You can gauge how the golfing public feels about Tiger Woods’ game by how long it takes to answer this question: For this week’s Masters, are you taking Tiger or The Field?
The past two years, the rapid reply would’ve been “Field!” with the only discussion being odds. Even if the answer remains the same this year, any reasonable man pauses before settling on it as the final word.
Woods isn’t “back.” What’s back under green after being red-flagged for a year and two years under yellow is Woods’ drive to break Jack Nicklaus’ record of 18 majors. He has been four away since limping to the 2008 U.S. Open title. He stunningly failed to close out the 2009 PGA Championship months before changes in swing and marital status appeared to derail that rocket run, perhaps for good.
We’re in a funny place with Woods now. We await confirmation of what we’ve already seen.
Arnold Palmer brought in the masses and money to golf. Then, for longer than anyone else, Jack Nicklaus reigned. Along came Tiger, who brought in more money than Arnie, won more tournaments than Jack and intimidated competitors more than Armies or Bears or an army of bears.
Nothing in golf ever caused the spits like Tiger Woods moving up a weekend leaderboard from 1999 to 2008. Guys who executed with icy precision just to get onto the PGA Tour started driving into the drinks, sending front bunker chips well beyond the green, putts flying by the hole like a Camaro missing the 103rd Street exit at 90 mph.
You felt bad for them even as you stifled chuckles at some of the best comic scrambling since Mongo rode into Rock Ridge.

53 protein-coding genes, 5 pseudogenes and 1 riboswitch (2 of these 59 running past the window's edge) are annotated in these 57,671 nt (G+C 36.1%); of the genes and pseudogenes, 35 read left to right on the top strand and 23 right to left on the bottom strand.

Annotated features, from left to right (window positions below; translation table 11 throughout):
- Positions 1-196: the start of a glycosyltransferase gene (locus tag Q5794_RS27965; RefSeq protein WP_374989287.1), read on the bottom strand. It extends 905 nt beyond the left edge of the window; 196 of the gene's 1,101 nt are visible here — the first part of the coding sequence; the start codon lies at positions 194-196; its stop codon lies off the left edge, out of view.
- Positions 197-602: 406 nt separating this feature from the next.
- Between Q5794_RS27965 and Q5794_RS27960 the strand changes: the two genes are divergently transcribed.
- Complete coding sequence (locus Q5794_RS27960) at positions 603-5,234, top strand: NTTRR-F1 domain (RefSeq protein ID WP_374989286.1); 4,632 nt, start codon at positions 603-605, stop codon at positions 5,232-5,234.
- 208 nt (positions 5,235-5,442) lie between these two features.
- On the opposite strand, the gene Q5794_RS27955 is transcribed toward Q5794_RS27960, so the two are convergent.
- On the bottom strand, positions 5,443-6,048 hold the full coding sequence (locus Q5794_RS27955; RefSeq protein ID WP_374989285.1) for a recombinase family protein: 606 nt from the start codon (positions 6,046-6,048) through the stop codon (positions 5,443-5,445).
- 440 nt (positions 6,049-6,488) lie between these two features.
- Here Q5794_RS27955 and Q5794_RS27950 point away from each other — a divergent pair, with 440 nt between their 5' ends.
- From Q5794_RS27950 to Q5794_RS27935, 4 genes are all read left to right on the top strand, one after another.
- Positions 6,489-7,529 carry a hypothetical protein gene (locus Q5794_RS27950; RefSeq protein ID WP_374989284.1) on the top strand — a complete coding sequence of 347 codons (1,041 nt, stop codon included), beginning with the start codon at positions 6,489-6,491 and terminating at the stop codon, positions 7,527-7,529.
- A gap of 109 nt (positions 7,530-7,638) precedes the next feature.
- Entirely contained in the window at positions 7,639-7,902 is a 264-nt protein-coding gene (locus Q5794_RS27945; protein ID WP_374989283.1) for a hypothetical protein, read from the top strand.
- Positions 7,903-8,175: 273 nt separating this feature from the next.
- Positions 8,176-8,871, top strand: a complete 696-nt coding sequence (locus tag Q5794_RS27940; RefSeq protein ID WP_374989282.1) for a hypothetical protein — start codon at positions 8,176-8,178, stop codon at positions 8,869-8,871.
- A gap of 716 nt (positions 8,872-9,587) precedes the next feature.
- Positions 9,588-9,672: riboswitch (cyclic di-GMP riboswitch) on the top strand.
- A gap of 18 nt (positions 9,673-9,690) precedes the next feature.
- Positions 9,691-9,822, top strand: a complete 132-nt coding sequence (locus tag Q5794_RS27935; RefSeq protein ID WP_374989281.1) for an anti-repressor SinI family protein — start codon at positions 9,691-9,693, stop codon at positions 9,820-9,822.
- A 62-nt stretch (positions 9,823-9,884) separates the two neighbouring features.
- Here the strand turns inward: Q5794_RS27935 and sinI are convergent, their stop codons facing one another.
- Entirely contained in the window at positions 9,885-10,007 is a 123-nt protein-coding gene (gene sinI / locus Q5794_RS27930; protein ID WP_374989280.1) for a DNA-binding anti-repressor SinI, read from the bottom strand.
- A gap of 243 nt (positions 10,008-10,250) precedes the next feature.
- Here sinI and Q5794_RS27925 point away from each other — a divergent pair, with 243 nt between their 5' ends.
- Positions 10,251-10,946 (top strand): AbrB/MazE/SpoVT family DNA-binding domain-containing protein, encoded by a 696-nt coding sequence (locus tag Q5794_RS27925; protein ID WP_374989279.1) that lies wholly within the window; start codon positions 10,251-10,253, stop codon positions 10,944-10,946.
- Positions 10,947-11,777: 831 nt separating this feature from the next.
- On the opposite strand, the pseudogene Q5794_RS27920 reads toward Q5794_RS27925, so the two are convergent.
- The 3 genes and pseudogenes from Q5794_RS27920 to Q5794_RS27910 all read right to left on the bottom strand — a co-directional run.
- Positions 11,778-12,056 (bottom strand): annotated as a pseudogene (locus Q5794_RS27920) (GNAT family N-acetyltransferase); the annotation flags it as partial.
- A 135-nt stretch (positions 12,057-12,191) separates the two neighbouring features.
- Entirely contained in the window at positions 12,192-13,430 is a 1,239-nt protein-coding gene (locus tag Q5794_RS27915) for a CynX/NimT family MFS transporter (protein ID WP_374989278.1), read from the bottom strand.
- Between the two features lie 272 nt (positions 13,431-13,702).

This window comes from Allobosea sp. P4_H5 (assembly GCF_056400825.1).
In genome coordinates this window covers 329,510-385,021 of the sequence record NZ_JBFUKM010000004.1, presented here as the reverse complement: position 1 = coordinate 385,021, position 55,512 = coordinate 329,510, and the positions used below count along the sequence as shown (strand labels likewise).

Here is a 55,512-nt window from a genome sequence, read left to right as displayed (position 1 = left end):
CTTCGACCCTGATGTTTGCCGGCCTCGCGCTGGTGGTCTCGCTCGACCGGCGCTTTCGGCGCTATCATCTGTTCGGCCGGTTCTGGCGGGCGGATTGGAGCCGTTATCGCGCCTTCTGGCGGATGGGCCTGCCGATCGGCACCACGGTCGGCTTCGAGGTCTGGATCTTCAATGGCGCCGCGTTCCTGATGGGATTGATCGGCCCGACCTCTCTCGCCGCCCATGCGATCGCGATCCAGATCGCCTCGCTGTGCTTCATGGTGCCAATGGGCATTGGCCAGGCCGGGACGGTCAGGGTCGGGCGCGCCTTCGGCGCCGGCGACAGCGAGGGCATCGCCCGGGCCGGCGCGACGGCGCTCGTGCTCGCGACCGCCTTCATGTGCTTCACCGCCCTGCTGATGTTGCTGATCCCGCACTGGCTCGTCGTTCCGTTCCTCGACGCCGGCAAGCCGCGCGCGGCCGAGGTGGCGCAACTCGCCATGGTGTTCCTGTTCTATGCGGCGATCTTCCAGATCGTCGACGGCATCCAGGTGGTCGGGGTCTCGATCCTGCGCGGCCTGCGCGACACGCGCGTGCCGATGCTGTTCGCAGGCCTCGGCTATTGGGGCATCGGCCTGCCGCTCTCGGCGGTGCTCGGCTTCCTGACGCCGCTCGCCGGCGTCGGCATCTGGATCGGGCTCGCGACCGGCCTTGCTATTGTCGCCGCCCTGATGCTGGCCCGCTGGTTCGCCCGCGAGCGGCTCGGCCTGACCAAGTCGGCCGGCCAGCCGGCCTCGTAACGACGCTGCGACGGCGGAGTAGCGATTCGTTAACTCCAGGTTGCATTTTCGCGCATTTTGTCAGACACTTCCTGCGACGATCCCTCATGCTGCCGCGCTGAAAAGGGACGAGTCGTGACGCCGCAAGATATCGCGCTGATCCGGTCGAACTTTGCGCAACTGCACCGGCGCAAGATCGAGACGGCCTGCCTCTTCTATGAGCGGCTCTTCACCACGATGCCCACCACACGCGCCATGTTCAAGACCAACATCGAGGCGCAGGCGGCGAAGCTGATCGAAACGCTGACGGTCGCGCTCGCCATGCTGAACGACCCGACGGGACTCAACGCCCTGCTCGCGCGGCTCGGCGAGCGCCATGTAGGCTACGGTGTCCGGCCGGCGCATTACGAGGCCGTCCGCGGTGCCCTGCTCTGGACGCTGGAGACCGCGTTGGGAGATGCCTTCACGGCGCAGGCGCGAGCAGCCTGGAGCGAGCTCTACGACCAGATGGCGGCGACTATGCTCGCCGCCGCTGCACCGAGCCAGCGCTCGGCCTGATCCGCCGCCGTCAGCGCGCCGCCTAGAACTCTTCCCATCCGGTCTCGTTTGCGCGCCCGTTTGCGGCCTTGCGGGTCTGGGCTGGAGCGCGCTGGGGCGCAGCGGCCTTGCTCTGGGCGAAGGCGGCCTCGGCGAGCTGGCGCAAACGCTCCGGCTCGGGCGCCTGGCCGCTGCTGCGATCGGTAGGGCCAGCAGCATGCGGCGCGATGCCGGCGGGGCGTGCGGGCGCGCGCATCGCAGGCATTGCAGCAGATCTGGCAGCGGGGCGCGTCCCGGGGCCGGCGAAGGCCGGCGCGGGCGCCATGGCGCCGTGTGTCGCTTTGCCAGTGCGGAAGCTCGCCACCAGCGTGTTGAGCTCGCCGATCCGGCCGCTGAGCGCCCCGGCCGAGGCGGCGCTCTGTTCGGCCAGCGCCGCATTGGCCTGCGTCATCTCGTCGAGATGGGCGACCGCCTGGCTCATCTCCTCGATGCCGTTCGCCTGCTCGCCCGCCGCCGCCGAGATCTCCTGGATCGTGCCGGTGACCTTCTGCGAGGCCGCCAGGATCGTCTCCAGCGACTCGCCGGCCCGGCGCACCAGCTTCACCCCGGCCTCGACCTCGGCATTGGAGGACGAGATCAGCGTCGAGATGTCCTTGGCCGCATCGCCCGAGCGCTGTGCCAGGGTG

The Tiger Woods of that era was the best golfer ever. Those with a sense of history hesitate to anoint someone still on the course in any sport as the winner in that mythical competition. So we come up with all kinds of “well, when he …” qualifications as an excuse for withholding the grandest of praise. Jack still has the most majors, we say with a “hold on” finger raised.
With Woods, there has also been the criticism that he lacked the gregariousness with the public or even that he didn’t do as much as he “should” to create fertile ground for other golfers and caddies of color. Both criticisms have some merit.
Neither, however, changes that nobody — Bobby Jones, Ben Hogan, Arnie, Jack, Gary Player, Greg Norman — played golf in his time any better than Tiger Woods did for those 91/2 years. Everyone knew it.
That player is gone. What Tiger Woods is now is Superman after the 1980s reboot, still the most powerful star of his universe, yet not so god-like. Less super, more human. My goodness, he’s a divorced father in his late 30s who got busted cheating on his first wife. Statistically, that’s about as close as he’ll be to the masses.
That he has risen to No. 1 again isn’t enough, however. Numeric confirmation still remains before we can just go ahead and say he’s the greatest golfer ever. And that won’t come from another six wins that’ll push Woods past Sam Snead in all-time PGA Tour victories. Not unless those wins come in the Masters, the U.S. Open, the British Open or the PGA Championship.
These days, we scoff at greatness being defined anywhere except when the general populace cares. In team sports, we lunkheadedly ask, “How many championships does he have?” as if great players can’t be on less-than-great or even bad teams that miss the playoffs. We look at the peaks in individual sports — Olympics, tennis or golf majors.
That’s the extra spice in this year’s Masters. There’s always the possibility of a winner ascending to stardom at Augusta, as Bubba Watson did last year, or just being introduced to a young, potential great like Charl Schwartzel two years ago. Or some gutsy, historic shot-making: Watson last year, Phil Mickelson in 2010.
But, for the first time since 2009, there’s a sense that Woods can continue marching through history at Augusta. He has won six of his past 20 PGA tournaments. Those Sunday partners don’t look as happy to be there as they have the past three years.
So … Tiger or The Field?